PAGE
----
Skagit river is on a rampage and
railroad traffic in that direction is
at a standstill.
The greatest loss by the streams
was to tbe lumbering interests, mil-
ions of feet of logs, and shingle
bolts being carried into the sound
and out to sea. Hundreds of farm
houses are submerged to the second
stories and many people are home
less. A light rain began falling
throughout King county this morn
ing and continued during the day.
In Southeastern Washington some
damage was done, but the water
did not nearly attain the height or
force of the floods of last spring.
In Yakima- Valley damage was
done to railroad and other proper
ty. The farmers also lost heavily.
The greatest damage in Southern
Washing in appear to have occur
red along the Cowlitz river, which
is a mighty torrent and is sweep
ing houses, barns, bridges and otb
er property betore it and carrying
away millions of feet of logs to the
Columbia.. Hundreds of people in
tbe vicinity of KeUo, Castle Bock,
Oitrander and Lexington were
forced to flee to high ground with
little or no -covering aa protection
against the wind and rain and with
little food.
The Northern Pacific has sustain
ed serious damage and several of Its
important bridges are reported im
passible. No trains are moving
northward and tne situation is a
precarious one. bo tar no lose of
life bas been reported anywhere in
Southern Washington.
North Yakima, Wash., Nov. 16
Twenty men, one woman and
four children "were marooned last
night on a temporary scaffolding on
an island at the bead of tbe Sunny
side canal. They belonged to the
reclamation service, and their bitu
ation was not considered unsafe un
til last night when rescuing parties
went to the scene. Boats were se
cured and they were taken from
their perilous position this morning
to dry land. Members ot tne parly
tell harrowing tales of suffering
during tbe night, and how difficult
it was to save themselves from a
watery grave; '
The lblacd became eubmerged in
water and men had to woik waist
deep to build a scaffolding to get
the party above the swiftly flowing
current that ran across tbe island.
San Francisco, Nov. 16 Judge
Seawell today decided that Abra
ham Ruef has no legal right to the
office of district attorney to which
he was appointed by Acting Mayor
Gallagher after tbe board of super
visors had pretended to suspend W.
H. Langdon. The courts opinion
was oral. Ha said;
"I am clearly of the opiuicn that
the conditions of tbe charter do not
apply to the district aitorcey's of
fice and that the mayor and super
visors bave no power of removal in
regard to that officp."
Seattle, Waeh., Nov. 17. If the
continued on page 4.
r
Watch this space for Bargins in
REAL ESTATE
Something new every week.
A Sherman county wheat farm of 320 acres to ex
change for Benton county dairy or stock ranch.
A fine 20 acre ti act value $1200 adjoining good
town to trade for foot hill ranch.
A fine home in Portland, value
a Benton county stock or dairy ranch.
If you have anything to trade, let
AMBLER 6c
ABOUT OREGON
AS IT IS SEEN BY A NEW AR
RIVAL FROM THE
EAST.
And Published in an Iowa Newspa
per Tbe Writer Has Pur
chased a Home Near Cor
vallis Other News.
N. T. Young, who purchased a
tract of land out of the Haman
Lewis place near Corvallis a few
days ago, bas written his impres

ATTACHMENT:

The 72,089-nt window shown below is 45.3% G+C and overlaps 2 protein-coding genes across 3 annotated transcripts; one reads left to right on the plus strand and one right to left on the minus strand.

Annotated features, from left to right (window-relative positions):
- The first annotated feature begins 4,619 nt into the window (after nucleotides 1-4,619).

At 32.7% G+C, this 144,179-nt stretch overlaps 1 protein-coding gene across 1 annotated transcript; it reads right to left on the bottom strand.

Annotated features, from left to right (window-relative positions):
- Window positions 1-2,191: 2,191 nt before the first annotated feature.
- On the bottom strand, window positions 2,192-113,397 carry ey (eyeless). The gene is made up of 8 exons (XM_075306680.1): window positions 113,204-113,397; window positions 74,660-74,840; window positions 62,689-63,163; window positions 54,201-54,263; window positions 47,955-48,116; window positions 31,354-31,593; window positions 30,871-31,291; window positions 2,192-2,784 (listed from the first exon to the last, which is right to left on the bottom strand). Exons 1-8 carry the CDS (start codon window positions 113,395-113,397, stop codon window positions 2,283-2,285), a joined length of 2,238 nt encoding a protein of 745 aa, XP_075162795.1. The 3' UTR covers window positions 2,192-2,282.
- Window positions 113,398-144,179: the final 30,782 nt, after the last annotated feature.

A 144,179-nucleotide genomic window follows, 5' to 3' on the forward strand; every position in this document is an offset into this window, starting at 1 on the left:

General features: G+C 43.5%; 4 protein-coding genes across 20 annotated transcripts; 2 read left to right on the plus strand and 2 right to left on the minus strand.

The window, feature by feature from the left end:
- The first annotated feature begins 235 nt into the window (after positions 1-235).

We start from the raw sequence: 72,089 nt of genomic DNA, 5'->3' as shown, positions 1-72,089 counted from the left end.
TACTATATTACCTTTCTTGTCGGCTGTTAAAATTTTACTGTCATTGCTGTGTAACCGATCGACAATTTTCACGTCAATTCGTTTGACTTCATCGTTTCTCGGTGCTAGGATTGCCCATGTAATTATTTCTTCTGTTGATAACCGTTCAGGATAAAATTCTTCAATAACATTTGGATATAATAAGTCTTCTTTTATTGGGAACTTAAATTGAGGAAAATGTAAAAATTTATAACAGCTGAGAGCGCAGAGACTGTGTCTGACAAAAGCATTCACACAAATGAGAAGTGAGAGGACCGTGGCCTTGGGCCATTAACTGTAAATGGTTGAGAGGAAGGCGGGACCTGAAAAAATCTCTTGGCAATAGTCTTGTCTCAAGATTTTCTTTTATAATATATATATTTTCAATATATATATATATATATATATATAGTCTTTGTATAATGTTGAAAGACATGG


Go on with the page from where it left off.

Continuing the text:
sions of Oregon to an Iowa friend,
and the letter has been published
in the Casnovla Herald. The arti
cle is excellently written and gives
Oregon a good send off. In part,
Mr. Young says:
"Oregon contains 61,549,200 acres
or 3,030 , square miles more than
Illinois and Indiana. One bundred
miles inland from the Pacific Coast
the Cascade mountains stretch in
ao unbroken line trom tbe Colum
bia gorge south Into California.
Close along the ocean and parallel
with it is the coast range ot lower
elevation. Between these mountain
ranges lies the Willamette Valley,
about 150 miles in length with an
average width of 50 miles. In the
heart of this valley is Benton coun
ty, containing 440,000 acres of
land. Benton county is bounded
on the east by the Willamette river
which is navigable thirty-five miles
above Corvallis. Corvallis is the
county seat of Benton county, lo
cated 44 degrees 20 minutes west,
longitude west, and has a popula
tion of 3.500 inhabitants. The soils
of tbe Willamette valley are of a
sandy loam on the river bottomp,
black and light colored on the prai
rie and red or mulatto soil on tbe
uplands. These lands except email
portions of what is termed white
lands are a deep and rich warm
soil and will wear for many years
without artificial fertilizers and
yield excellent crops. The Boil in
the valley is for the greater portion
alluvial. The climate seems to be
free from extremes and at this
time there is a proij&ion of flowers,
and vegetation is as fresh as in
Michigan in tbe month of June, and
there is scarcely a garden that is
not a peifect flower bed, displaying
the finest roses and other flowers of
every description. The lands of
this valley seem to be notable for
abundance of crops, wheat
yielding from 20 to 4o bushels per
acre, oats 3o to 60 of plump, heavy
grain, oats often weighing 38 to 40
pounds to the measured bushel;
clover yieldiog from two to three
tons per acre and yielding from
four to nine bushels of seed to the
acre- One man here bas just
threshed bis clover seed and obtain
ed 90 bushels from 10 acres of Al
syke clover. Dairying is yet in its
infancy. However, it is paying
large dividends, as the rows can be
kept on gieen feed nearly tLe whole
year, arid the creamery here reports
an average butter test of fiom 5 1-2
per cent, to 6.7 per cent., with but
ter at this time bringing 33 cents
per pound with an average uf 27.8
cents for tbe year. Land prices
range from $lo to $loo per acre ac
cording to location and improve
ments. I will give a few prices on
produce and then close for thi6
time as I presume youwill be tired
out by the time you have finished
this. However, if this proves en
tertaining I will write you a more
complete description in tbe future.
Oats, 31 and 32 cents; hogs, live,
5 1-4 to 5 1-2-.-; veat, 6 1 2 to 7c;
cattle on hoof, 2 1-2 to 40; hay,
baled, $4.50 to $5; butier.creamery
33c; dairy, 25s to 30c; eggs. 32j:
) clover teed, $7 to $9 per bushel.
Yours in V. L. & T.
N.T. Young.
Corvallis.'Or.
$2500 to trade as part payment
... .
us have it.
WAITERS
on